To combat ad-blocking rates and prepare for GDPR compliance, Austrian daily newspaper Der Standard created a tracking and ad-free subscription. Almost three years later, the decision is paying off, and could be a blueprint for other publishers.
- Der Standard was suffering with high rates of ad blocking; around 25% of traffic blocked all advertising, and on some parts of the site that was up to 35%. The publisher was also considering how to comply with incoming GDPR laws without risking ad revenue, with only minimal guidance about how key principles would be applied by regulators.
- A “Der Standard PUR” subscription was soft-launched in 2018. It offers an ad-free and tracking-free experience of the site for €7 a month.
- Since the launch, Der Standard has added 11,000 new PUR subscribers to its existing 70,000 print subscribers, according to WAN-FRA.
Crucially, the ad-free subscription was launched alongside an ad blocking wall. This is a common tactic, where messaging is put up asking users to disable their ad blocker and consent to tracking and advertising in order to be able to access content.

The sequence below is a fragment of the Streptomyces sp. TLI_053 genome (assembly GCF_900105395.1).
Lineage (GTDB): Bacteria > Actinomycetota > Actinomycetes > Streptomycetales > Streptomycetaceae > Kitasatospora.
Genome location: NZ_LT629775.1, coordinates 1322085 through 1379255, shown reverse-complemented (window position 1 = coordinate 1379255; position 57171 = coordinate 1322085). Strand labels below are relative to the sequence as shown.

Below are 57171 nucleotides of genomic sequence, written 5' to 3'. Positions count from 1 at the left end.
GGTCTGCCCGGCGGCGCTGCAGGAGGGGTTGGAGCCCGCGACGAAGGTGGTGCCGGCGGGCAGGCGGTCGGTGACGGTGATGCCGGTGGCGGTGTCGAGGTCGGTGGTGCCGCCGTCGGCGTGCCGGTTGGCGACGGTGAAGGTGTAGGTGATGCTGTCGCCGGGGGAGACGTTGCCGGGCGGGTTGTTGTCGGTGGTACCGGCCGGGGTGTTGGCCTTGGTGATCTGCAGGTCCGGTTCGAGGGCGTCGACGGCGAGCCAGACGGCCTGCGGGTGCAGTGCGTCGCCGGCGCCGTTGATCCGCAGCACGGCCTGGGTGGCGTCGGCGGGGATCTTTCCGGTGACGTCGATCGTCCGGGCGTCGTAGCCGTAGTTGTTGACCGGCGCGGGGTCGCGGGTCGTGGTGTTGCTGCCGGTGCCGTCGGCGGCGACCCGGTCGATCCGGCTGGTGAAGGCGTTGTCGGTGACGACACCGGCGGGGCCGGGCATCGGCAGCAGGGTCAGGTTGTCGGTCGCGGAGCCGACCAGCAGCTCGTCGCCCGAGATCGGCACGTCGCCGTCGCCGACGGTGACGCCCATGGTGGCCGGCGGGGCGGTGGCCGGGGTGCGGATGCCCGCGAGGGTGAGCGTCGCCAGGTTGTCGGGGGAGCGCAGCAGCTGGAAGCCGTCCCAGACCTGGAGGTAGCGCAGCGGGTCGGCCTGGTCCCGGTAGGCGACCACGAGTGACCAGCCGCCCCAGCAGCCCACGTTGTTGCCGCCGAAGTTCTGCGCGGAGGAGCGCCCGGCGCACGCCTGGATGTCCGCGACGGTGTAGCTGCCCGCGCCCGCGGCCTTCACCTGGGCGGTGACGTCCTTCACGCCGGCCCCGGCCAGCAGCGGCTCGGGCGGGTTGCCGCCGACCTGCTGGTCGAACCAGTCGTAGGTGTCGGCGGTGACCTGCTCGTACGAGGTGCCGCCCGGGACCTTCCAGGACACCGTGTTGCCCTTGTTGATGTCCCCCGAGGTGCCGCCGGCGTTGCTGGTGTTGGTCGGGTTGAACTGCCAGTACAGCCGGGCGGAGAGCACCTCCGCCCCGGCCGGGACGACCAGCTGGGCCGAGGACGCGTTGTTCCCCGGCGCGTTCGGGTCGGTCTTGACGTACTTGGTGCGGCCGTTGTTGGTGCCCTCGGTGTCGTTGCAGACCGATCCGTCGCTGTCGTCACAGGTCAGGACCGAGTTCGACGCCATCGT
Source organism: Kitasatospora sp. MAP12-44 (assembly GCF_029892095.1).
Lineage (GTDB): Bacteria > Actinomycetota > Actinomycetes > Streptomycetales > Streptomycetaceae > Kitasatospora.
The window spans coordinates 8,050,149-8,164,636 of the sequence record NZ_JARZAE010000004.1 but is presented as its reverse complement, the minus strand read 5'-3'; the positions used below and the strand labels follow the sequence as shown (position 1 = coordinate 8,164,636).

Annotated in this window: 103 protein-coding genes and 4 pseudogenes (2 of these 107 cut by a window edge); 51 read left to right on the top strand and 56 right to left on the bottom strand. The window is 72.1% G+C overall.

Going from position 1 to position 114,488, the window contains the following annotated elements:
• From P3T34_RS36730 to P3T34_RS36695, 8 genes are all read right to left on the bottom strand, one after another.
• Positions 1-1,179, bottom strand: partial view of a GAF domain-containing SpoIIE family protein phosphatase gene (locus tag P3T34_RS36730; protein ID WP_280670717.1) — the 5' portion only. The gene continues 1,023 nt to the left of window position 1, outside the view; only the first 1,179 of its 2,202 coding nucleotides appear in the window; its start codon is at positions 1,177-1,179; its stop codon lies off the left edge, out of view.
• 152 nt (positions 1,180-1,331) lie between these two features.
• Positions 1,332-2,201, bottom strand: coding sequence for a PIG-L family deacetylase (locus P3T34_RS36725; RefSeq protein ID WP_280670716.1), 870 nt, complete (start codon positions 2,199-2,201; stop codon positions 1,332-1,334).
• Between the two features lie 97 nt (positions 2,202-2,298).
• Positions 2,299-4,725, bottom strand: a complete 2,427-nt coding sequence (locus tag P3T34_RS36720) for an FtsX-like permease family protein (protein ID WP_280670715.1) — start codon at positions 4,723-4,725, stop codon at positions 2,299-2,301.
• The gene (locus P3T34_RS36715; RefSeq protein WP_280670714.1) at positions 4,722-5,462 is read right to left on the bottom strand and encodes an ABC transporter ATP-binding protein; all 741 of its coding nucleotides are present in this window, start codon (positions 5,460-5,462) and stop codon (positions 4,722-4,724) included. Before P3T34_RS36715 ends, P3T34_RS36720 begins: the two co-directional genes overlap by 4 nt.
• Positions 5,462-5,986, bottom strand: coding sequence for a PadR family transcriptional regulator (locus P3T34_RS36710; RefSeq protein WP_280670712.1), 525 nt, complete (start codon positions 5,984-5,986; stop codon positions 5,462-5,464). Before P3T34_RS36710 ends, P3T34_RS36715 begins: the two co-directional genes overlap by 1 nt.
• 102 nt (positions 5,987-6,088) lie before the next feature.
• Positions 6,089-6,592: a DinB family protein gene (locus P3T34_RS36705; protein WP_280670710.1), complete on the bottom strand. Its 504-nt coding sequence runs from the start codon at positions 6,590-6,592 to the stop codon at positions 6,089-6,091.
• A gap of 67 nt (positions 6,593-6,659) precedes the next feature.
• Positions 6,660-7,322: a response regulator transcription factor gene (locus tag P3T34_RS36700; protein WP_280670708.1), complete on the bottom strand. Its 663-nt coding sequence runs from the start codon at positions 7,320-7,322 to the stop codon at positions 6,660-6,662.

- Most of Der Standard’s users with an ad blocker who saw the message simply disabled it
- 1 in 20 users took out a subscription to Der Standard PUR rather than allow tracking
Bonus points: The subscription also has good retention rates of 59% after the first 12 months.
The bigger picture
Ad-free subscriptions aren’t a new phenomenon, but they’ve historically had very low take-up.
- Increasingly, publishers have been taking a carrot-and-stick approach, blocking access to content unless the user agrees to whitelist their site in their ad blocker.
- For users not comfortable with tracking or whitelisting, or who simply don’t want to see ads, the subscription option then gives publishers a way to allow them access without compromising revenue.
The Mercury News, a site run by Bay Area News Group, has also reported success with an ad-free upgrade subscription.
- The team ran tests to determine the best price for an ad-free experience and settled on $4 per month; almost a third higher than the price of a regular digital subscription.
- A fifth of new digital-only subscribers chose to pay this extra amount for the ad-free experience, and others have since upgraded their existing plans
- Engagement among this group is higher, with users reportedly consuming 1.2 pages more for every day they visit the website than other subscribers.
The bottom line: Ad-free subscriptions may not bring in big numbers on its own. But implemented in tandem with other monetisation strategies and clear messaging, it can be a good way of offering a loyal audience a premium website experience.